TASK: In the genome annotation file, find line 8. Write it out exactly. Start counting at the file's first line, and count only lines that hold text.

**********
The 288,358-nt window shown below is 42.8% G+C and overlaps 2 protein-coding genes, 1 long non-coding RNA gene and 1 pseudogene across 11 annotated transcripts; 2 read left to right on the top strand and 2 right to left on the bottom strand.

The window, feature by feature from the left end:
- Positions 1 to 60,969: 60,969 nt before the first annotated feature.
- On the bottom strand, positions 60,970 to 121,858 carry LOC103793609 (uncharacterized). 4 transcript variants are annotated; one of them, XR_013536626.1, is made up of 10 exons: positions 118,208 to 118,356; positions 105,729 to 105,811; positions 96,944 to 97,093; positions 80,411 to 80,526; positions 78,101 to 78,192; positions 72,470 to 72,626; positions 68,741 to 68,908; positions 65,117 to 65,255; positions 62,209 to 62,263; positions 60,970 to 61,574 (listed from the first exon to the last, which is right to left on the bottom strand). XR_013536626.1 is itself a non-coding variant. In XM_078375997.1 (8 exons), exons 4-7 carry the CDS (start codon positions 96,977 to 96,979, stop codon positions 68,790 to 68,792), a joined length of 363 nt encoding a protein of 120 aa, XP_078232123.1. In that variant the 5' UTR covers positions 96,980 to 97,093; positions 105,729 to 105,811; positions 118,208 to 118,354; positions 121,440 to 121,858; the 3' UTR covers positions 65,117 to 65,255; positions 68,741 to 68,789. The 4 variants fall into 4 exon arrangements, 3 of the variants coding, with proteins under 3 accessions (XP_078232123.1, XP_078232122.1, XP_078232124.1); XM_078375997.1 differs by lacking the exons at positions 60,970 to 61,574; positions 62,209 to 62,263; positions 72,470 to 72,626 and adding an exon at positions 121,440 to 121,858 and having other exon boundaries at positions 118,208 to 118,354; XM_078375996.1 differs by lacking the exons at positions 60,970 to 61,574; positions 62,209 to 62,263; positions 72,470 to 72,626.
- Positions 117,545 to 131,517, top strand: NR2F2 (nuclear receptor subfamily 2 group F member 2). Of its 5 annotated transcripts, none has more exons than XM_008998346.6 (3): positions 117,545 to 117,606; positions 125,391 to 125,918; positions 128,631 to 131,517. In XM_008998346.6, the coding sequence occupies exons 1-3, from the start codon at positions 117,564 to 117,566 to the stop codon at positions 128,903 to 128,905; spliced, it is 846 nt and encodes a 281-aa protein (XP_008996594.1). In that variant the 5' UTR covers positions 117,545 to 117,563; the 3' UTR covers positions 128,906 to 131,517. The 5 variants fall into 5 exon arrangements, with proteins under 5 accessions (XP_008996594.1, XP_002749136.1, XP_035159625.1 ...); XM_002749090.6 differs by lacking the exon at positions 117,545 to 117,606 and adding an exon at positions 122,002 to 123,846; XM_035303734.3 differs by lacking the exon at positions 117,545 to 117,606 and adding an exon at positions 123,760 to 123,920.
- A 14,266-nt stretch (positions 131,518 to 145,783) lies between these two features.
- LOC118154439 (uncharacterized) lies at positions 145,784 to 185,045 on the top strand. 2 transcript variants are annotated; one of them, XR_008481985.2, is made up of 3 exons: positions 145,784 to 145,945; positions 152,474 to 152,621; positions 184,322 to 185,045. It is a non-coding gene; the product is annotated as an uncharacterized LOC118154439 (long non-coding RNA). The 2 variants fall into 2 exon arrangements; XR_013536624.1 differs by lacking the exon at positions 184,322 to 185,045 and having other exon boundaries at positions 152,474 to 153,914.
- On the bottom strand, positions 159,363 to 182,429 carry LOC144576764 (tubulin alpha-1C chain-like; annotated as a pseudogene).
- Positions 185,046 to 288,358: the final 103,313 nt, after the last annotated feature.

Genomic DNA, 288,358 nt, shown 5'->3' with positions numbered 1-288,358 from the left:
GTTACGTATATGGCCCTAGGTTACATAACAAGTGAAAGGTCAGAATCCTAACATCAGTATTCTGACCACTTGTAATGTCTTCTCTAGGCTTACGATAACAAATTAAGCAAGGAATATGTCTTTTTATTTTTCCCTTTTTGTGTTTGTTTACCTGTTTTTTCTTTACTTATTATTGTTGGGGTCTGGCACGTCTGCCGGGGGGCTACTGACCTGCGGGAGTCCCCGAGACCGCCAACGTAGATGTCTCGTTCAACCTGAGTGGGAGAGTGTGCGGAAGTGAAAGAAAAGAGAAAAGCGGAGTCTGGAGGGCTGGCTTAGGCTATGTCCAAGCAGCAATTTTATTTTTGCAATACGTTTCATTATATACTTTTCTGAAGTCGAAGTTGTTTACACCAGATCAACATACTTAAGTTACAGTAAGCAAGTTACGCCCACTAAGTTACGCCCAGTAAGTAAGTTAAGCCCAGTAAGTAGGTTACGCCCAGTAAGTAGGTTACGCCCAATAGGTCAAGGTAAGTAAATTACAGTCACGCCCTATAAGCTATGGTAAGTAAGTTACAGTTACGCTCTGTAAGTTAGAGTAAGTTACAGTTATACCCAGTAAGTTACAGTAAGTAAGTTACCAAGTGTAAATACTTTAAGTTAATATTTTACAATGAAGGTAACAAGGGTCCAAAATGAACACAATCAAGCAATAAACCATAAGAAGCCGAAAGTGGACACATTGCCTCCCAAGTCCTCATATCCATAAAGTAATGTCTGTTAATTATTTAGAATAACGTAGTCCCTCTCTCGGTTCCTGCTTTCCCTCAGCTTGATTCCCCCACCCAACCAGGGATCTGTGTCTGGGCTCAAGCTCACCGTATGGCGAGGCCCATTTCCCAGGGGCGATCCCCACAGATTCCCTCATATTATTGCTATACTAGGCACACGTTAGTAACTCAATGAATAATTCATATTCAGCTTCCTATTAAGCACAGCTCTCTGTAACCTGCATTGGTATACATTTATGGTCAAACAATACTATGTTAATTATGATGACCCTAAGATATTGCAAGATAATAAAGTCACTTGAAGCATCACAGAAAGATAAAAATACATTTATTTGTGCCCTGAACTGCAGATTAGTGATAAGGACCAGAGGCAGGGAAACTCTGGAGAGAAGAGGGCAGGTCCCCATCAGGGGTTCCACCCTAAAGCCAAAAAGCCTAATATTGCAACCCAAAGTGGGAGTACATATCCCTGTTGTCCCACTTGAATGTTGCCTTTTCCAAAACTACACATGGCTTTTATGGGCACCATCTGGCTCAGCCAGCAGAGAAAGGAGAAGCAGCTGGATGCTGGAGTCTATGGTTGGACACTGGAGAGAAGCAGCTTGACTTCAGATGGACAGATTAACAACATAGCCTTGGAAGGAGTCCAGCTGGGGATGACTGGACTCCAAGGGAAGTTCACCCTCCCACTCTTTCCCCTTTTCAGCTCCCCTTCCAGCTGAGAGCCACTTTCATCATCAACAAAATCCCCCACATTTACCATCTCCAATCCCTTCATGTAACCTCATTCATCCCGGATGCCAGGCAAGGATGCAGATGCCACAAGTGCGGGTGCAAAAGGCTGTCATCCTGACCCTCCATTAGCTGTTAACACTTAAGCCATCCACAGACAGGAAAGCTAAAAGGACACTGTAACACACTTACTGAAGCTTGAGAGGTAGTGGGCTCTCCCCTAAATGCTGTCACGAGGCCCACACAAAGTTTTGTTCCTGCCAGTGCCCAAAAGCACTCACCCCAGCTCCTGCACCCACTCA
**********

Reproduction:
- On the bottom strand, positions 159,363 to 182,429 carry LOC144576764 (tubulin alpha-1C chain-like; annotated as a pseudogene).